Realistically it's a long shot for Sanders. Pundits keep warning he will hit a ceiling of progressive support and stall. I fear a Ron Paul parallel, from an upstart who channels and crests discontent but who fails to garner delegates; also, a party to whom a fringe contender is anathema compared to a Romney or a Bush, or, again, a Clinton. In the Huffington Post, Michael Brenner cautions an earlier prefiguration: "Sanders might be playing Gene McCarthy to Biden's Robert Kennedy in 1968. Biden is no Bobby Kennedy; but then Hillary is no LBJ." Funny as that was the first election I recall, and my parents debating Nixon and Humphrey's chances, and watching the death reports on MLK and RFK on the black and white tv in our blue-collar house. No wonder I grew up cynical about change.

I have, as I mentioned, rarely or never seen a winning candidate, in my childhood or after I came of age, whom I could trust. I recognized early on Bill Clinton's appeal. In the first Dem debate in the '92 race, I sensed this unknown (to me) would win, even as he was dwarfed among seven contenders. I never, all the same, trusted him very much. By his second campaign, I had tired of his wiliness. His wife, with her fixed stewardess mien and dead eyes (I have heard of two people who met our current president, and they both told me he smiles without his eyes going along with it), fails to fool me.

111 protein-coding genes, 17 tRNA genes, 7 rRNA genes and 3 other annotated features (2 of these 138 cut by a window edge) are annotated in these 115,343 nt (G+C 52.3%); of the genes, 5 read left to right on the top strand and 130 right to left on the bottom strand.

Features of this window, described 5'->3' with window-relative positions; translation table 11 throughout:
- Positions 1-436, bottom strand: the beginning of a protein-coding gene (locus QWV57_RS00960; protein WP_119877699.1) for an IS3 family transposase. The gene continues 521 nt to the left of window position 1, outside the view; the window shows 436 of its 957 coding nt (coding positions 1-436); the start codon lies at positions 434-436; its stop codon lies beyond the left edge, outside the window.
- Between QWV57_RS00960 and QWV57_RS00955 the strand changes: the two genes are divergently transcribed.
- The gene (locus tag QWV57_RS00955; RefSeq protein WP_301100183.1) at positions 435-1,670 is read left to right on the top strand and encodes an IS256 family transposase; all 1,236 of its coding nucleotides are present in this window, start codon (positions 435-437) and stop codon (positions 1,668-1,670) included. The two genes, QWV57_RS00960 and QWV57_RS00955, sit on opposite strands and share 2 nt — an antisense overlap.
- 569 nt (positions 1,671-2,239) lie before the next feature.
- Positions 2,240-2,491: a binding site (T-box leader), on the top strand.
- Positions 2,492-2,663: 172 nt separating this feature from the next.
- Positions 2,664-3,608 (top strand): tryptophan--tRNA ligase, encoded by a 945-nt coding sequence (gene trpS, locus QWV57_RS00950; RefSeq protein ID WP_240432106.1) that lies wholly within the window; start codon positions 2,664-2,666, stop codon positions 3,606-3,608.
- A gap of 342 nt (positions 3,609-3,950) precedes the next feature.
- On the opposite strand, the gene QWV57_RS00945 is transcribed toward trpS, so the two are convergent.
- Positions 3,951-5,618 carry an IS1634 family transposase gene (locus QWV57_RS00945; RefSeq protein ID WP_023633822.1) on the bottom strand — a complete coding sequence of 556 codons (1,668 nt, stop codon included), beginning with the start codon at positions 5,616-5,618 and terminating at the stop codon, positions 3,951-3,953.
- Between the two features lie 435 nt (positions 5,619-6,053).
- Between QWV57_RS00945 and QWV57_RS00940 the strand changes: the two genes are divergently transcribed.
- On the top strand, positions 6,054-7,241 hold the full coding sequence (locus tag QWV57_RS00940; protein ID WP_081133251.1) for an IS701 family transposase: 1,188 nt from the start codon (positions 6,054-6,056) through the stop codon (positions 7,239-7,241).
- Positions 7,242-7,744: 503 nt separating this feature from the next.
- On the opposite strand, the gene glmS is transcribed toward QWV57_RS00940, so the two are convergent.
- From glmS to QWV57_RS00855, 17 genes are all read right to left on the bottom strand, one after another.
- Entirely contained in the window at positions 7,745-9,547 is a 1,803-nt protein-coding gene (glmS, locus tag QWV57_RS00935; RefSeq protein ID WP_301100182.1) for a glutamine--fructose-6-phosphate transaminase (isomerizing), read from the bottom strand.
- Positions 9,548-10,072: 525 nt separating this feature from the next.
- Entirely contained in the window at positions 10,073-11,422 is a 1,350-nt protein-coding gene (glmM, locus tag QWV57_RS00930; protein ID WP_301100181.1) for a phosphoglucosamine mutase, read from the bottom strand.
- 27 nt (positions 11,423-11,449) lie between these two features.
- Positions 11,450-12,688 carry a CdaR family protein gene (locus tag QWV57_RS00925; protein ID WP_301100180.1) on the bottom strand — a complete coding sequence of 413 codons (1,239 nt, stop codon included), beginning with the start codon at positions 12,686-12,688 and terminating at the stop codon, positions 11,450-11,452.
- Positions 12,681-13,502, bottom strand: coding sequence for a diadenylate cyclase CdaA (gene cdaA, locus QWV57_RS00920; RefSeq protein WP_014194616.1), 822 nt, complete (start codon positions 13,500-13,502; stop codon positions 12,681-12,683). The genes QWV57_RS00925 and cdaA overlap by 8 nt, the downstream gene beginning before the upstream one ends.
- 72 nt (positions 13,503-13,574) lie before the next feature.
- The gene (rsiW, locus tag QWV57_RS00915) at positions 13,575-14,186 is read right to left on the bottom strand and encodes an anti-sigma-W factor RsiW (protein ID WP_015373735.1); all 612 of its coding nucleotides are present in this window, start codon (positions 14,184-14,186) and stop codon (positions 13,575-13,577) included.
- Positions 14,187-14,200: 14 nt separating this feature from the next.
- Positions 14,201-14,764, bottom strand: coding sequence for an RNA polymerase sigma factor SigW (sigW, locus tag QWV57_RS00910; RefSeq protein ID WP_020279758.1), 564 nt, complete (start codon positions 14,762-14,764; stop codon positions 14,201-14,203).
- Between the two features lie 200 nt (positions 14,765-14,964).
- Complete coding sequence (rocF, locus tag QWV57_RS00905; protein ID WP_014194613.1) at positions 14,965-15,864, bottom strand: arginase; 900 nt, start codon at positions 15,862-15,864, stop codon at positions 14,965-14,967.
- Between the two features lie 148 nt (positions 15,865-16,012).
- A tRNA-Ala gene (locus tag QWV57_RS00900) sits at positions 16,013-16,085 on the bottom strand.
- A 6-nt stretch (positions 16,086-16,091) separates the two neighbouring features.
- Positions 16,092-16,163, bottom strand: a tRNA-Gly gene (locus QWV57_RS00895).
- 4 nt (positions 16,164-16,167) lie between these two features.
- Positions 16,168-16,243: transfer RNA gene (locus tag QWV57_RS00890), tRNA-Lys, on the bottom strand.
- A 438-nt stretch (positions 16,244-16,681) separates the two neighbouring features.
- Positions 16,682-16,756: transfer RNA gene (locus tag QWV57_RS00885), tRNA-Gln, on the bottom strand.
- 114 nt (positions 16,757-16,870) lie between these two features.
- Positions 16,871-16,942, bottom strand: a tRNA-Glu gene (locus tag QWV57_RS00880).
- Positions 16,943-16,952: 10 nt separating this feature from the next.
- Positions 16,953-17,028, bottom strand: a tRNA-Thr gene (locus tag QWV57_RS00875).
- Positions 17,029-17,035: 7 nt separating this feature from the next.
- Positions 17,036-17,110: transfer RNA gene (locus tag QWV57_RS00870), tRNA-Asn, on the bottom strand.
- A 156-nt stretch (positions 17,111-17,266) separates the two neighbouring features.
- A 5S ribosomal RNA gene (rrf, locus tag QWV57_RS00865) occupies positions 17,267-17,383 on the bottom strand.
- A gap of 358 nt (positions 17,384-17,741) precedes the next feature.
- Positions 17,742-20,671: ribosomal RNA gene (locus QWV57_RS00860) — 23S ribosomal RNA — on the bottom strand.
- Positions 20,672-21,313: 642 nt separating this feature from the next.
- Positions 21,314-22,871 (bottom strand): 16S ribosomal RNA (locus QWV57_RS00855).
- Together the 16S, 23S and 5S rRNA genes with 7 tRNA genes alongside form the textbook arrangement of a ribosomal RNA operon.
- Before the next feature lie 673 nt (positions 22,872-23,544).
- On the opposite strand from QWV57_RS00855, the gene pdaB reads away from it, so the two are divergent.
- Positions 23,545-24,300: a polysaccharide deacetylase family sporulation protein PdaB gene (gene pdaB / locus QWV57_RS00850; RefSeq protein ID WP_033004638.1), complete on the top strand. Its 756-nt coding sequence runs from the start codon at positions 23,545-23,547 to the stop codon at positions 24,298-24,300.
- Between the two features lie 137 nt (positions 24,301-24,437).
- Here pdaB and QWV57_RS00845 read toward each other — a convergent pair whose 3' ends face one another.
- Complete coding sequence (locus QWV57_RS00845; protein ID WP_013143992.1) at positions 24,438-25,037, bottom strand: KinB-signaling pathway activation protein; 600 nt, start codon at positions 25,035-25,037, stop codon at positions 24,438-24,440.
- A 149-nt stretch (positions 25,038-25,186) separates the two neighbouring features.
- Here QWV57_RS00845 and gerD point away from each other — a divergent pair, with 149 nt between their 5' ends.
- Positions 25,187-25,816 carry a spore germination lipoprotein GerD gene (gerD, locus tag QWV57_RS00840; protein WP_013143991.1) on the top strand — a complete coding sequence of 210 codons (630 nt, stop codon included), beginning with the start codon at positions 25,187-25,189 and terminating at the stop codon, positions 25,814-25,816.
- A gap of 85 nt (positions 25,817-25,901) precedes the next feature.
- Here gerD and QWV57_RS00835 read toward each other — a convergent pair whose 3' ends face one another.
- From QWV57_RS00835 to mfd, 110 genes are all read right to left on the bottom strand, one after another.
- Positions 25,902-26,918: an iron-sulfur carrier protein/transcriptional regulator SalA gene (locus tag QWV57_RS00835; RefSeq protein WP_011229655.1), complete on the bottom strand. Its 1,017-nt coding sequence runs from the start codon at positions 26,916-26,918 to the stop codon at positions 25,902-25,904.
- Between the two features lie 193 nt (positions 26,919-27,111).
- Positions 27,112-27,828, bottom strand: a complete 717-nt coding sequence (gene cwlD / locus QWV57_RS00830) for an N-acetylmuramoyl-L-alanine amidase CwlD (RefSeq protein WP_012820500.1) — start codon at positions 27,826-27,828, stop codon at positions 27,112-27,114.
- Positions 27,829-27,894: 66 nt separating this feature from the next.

In Sanders, beneath bluster he keeps his own tempered, diplomatic caution. We were instructed as we volunteered, not to speak of, let alone ill of, the presumed Democratic winner. Bernie went on stage, as his press release verifies, "in a hoarse shout,: to proclaim that 'this country belongs to all of us and not a handful of billionaires. We need a grassroots political revolution.'” I am not sure such rhetoric will withstand the fury with which HRC and the DNC will inflict upon him soon, but for now, as she bides her time, Sanders is making himself hoarse berating those of the other party who claim to defend family values, while, like Hillary herself even if it is not spoken, being funded by plutocrats.